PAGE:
Because of this connection with the intelligence and awareness of the heart, many performers of traditional Persian music understand that it must be played through self-forgetting, as beautifully explained here by master Amir Koushkani:

Persian music has roughly twelve modal systems, each known as a dastgah. Each dastgah collects melodic models that are skeletal frameworks upon which performers improvise in the moment. The spiritual aspect of Persian music is made most manifest in this improvisation.

Shajarian has said that the core of traditional music is concentration (tamarkoz), by which he means not only the mind but the whole human awareness. It is a mystical and contemplative music.

The highly melodic nature of Persian music also facilitates expressiveness. Unlike Western classical music, there is very sparing use of harmony. This, and the fact that like other world musical traditions it includes microtonal intervals, may make traditional Persian music odd at first listen for Western audiences.

Solo performances are important to traditional Persian music. In a concert, soloists may be accompanied by another instrument with a series of call-and-response type echoes and recapitulations of melodic phrases.

Similarly, here playing the barbat, a Persian variant of the oud, maestro Hossein Behrooznia shows how percussion and plucked string instruments can forge interwoven melodic structures that create hypnotic soundscapes:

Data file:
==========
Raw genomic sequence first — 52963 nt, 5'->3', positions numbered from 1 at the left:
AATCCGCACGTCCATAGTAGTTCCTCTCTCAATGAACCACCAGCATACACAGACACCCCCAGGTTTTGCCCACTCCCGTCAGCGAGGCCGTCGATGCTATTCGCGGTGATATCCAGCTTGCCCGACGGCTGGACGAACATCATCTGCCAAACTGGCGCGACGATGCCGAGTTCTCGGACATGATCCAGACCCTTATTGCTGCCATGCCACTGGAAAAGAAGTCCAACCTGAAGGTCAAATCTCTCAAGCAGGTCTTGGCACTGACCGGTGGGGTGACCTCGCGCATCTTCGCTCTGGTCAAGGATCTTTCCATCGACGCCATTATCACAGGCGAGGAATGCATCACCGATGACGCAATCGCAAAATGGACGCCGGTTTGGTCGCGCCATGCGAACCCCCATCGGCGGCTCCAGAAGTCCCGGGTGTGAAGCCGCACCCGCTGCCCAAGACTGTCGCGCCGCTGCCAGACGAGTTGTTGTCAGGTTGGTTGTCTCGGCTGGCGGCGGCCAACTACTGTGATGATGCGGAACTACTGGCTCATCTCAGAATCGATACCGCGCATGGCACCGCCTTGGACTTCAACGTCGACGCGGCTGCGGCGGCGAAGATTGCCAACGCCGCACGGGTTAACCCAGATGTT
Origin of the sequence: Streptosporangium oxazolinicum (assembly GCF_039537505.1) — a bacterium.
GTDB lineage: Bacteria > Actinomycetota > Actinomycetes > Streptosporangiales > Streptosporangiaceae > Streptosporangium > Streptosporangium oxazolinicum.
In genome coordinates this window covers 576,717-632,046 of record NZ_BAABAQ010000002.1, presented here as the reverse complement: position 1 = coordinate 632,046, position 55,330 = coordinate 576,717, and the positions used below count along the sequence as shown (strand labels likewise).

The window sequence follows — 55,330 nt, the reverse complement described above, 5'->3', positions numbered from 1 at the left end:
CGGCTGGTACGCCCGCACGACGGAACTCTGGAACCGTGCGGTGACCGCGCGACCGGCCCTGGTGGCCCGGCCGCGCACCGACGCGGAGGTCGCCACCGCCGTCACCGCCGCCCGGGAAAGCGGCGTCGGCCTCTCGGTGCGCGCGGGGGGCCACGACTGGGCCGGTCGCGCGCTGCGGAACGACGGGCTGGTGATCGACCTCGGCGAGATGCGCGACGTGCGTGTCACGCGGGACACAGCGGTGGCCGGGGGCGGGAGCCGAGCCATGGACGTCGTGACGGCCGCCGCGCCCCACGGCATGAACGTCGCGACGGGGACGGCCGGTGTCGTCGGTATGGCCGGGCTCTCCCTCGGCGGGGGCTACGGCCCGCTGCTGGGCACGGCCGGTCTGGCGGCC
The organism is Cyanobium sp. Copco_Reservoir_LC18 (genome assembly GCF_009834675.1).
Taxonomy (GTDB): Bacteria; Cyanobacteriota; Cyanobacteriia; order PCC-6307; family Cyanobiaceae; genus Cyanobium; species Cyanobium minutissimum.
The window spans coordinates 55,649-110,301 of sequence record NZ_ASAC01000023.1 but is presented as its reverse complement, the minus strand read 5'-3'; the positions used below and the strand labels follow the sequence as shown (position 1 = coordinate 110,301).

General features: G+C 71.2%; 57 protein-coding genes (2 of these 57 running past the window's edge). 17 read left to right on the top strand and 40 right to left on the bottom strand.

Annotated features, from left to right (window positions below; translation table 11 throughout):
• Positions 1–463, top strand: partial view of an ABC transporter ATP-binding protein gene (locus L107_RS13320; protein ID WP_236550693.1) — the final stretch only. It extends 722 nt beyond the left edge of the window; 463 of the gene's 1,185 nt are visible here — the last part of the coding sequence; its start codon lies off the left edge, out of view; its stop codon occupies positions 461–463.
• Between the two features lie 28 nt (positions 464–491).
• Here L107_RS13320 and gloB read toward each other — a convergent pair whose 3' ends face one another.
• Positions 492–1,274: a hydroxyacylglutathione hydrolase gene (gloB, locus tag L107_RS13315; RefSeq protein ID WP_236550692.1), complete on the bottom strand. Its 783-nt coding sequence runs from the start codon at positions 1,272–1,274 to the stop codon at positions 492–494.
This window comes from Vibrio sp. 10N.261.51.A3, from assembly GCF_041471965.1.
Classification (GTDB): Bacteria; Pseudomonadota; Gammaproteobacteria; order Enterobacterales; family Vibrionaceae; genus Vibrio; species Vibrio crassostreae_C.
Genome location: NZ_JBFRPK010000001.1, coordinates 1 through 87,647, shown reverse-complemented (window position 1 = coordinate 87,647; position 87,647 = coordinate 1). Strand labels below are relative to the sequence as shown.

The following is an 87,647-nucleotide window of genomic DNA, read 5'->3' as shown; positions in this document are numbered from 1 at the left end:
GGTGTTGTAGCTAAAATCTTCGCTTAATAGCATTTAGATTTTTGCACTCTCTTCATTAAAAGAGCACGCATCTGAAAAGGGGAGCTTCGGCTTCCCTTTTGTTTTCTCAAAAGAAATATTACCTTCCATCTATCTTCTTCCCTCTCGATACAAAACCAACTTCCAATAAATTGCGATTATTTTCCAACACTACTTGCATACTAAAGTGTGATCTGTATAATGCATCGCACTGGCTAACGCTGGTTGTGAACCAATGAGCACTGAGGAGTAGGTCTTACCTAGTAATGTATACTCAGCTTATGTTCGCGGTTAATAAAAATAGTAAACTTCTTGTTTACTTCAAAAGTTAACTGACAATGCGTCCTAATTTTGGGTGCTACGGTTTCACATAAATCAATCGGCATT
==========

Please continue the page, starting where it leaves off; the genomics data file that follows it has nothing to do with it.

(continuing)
Ancient roots

The roots of traditional Persian music go back to ancient pre-Islamic Persian civilisation, with archaeological evidence of arched harps (a harp in the shape of a bow with a sound box at the lower end), having been used in rituals in Iran as early as 3100BC.

Under the pre-Islamic Parthian (247BC-224AD) and Sasanian (224-651AD) kingdoms, in addition to musical performances on Zoroastrian holy days, music was elevated to an aristocratic art at royal courts.

Centuries after the Sasanians, after the Arab invasion of Iran, Sufi metaphysics brought a new spiritual intelligence to Persian music. Spiritual substance is transmitted through rhythm, metaphors and symbolism, melodies, vocal delivery, instrumentation, composition, and even the etiquette and co-ordination of performances.

A six-string fretted lute, known as a tār. Wikimedia Commons

A six-string fretted lute, known as a tār. Wikimedia Commons

The main instruments used today go back to ancient Iran. Among others, there is the tār, the six-stringed fretted lute; ney, the vertical reed flute that is important to Rumi’s poetry as a symbol of the human soul crying out in joy or grief; daf, a frame drum important in Sufi ritual; and the setār, a wooden four-stringed lute.

The tār, made of mulberry wood and stretch lambskin, is used to create vibrations that affect the heart and the body’s energies and a central instrument for composition. It is played here by master Hossein Alizadeh and here by master Dariush Talai.

Music, gardens, and beauty

Traditional Persian music not only cross-pollinates with poetry, but with other arts and crafts. At its simplest, this means performing with traditional dress and carpets on stage. In a more symphonic mode of production, an overflow of beauty can be created, such as in this popular and enchanting performance by the group Mahbanu:

They perform in a garden: of course. Iranians love gardens, which have a deeply symbolic and spiritual meaning as a sign or manifestation of Divine splendour. Our word paradise, in fact, comes from the Ancient Persian word, para-daiza, meaning “walled garden”. The walled garden, tended and irrigated, represents in Persian tradition the cultivation of the soul, an inner garden or inner paradise.